New report highlights food and ag science breakthroughs at Nebraska and 10 other universities

November 2, 2017

Lincoln, Neb. — The University of Nebraska–Lincoln joins ten other prominent research institutions in the United States and the Supporters of Agricultural Research (SoAR) Foundation today in urging increased federal support of food and agricultural science. Their new report, Retaking the Field—Empowering Agricultural Sciences for Health, explores the success of research projects funded by the Agriculture and Food Research Initiative (AFRI), the flagship competitive grants program of the USDA’s National Institute of Food and Agriculture (NIFA).

The report highlights the research of Robert Hutkins, Khem Shahani Professor of Food Science at Nebraska, concerning gut health. An unhealthy balance of gut bacteria can lead to inflammation and other intestinal disorders. Through a combination of probiotics and prebiotics, Hutkins and his collaborators are discovering ways to enable beneficial bacteria to thrive in the gut. This novel approach has now been used in a human study to improve gut barrier function. Ultimately, this research may provide a basis for developing personalized nutrition strategies based on individuals’ microbiomes.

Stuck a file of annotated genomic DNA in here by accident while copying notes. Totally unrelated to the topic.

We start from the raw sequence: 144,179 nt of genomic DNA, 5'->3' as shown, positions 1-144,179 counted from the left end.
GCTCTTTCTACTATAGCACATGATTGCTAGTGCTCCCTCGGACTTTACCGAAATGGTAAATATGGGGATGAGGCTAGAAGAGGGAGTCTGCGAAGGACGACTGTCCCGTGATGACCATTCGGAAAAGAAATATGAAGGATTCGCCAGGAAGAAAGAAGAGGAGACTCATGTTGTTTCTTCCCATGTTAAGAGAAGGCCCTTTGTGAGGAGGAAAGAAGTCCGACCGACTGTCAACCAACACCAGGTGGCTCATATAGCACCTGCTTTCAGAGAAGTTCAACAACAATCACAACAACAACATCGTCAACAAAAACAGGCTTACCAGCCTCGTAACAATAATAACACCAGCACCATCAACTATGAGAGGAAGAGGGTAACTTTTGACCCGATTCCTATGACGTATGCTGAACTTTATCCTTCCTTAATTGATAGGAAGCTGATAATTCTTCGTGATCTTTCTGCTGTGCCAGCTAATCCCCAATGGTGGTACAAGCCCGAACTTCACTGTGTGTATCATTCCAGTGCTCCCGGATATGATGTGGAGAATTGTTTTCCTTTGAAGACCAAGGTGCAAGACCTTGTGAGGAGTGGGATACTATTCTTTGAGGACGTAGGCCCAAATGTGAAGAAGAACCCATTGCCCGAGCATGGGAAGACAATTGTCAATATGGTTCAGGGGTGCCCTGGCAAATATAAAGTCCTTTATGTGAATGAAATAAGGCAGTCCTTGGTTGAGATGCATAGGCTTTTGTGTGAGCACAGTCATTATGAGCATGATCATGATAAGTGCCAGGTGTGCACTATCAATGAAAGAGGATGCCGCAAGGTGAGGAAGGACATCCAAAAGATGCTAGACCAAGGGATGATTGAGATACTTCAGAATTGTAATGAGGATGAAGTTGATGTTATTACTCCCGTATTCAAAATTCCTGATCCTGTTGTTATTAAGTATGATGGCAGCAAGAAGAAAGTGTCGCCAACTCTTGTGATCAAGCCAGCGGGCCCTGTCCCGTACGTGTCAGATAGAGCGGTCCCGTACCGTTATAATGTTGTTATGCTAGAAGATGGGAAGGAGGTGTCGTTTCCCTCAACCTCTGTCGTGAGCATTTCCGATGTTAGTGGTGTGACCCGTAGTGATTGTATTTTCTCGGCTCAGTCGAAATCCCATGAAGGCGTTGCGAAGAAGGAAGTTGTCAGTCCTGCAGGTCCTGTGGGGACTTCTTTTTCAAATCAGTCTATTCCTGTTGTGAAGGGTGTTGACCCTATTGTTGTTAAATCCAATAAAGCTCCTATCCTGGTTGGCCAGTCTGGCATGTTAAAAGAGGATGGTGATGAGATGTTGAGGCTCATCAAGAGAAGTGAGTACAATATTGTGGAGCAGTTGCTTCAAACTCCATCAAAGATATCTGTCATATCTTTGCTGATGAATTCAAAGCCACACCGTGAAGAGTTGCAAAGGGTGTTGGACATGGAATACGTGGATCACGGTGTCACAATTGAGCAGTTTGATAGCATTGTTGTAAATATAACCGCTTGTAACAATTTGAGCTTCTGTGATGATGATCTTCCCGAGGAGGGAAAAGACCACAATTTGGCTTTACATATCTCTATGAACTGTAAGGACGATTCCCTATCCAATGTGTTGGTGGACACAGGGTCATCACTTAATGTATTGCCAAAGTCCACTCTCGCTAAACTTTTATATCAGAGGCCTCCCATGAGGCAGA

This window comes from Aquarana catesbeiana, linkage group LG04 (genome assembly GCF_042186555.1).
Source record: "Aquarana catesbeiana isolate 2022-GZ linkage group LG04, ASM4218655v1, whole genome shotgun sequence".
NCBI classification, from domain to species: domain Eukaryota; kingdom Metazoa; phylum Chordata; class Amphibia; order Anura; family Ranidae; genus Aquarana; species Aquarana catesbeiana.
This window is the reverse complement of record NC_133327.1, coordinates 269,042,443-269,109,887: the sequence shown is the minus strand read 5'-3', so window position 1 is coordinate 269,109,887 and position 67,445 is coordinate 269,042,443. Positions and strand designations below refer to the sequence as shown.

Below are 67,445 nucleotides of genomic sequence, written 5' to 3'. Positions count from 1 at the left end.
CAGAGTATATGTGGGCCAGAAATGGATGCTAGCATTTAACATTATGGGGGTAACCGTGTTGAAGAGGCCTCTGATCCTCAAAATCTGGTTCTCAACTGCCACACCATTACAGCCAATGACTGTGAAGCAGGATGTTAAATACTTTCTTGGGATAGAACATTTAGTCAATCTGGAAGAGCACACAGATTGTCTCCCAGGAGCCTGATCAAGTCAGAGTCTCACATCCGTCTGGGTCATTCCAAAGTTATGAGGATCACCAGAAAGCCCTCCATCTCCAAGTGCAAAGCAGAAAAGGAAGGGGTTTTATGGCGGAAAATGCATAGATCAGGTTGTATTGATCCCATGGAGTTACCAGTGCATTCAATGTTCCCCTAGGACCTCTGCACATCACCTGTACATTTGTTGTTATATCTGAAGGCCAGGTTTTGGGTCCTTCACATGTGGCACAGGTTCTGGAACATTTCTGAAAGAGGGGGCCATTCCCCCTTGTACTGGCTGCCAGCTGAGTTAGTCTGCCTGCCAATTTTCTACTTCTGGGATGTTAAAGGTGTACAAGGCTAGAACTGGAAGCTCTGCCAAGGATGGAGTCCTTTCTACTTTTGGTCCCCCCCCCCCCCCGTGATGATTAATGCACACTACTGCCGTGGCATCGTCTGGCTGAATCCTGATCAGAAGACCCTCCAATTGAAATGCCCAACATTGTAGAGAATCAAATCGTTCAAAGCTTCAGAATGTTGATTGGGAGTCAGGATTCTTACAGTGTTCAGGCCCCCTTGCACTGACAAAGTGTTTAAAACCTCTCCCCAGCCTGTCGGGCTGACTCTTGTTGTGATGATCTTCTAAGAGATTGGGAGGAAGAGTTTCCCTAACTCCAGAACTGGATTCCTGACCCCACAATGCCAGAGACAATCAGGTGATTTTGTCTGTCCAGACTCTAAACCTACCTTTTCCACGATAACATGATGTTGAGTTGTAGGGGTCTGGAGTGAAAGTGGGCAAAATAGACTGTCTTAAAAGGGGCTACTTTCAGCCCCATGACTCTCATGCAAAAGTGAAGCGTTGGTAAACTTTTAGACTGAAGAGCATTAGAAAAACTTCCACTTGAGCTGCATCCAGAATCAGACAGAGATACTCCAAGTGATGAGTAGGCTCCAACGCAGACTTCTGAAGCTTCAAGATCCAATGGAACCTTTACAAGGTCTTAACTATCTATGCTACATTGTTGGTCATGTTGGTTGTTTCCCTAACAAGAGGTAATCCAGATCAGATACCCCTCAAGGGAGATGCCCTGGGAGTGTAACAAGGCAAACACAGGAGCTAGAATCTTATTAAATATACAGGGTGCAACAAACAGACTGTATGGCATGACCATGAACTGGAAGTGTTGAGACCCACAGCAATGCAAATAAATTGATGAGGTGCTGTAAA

“Intestinal diseases like Crohn’s disease and ulcerative colitis are terrible diseases that negatively affect the quality of life for many Americans. We often hear from people desperate for answers. This motivates us to develop strategies to restore gut health," Hutkins said. 

All of the research highlighted in the report focuses on how scientists have tackled three separate crises that have immense economic impact for the United States and the world:

  • Nutrition-related diseases cost Americans billions of dollars in medical expenditures each year. Estimated costs for high cholesterol are $34.5 billion; obesity, $147 billion; diabetes, $176 billion; heart disease, $193.4 billion;
  • Zoonotic diseases—those that plague both animals and humans—resulted globally in $20 billion in direct economic losses and more than $200 billion in indirect losses from 2000 to 2010; and
  • Foodborne illness costs Americans $15.6 billion annually according to USDA estimates.

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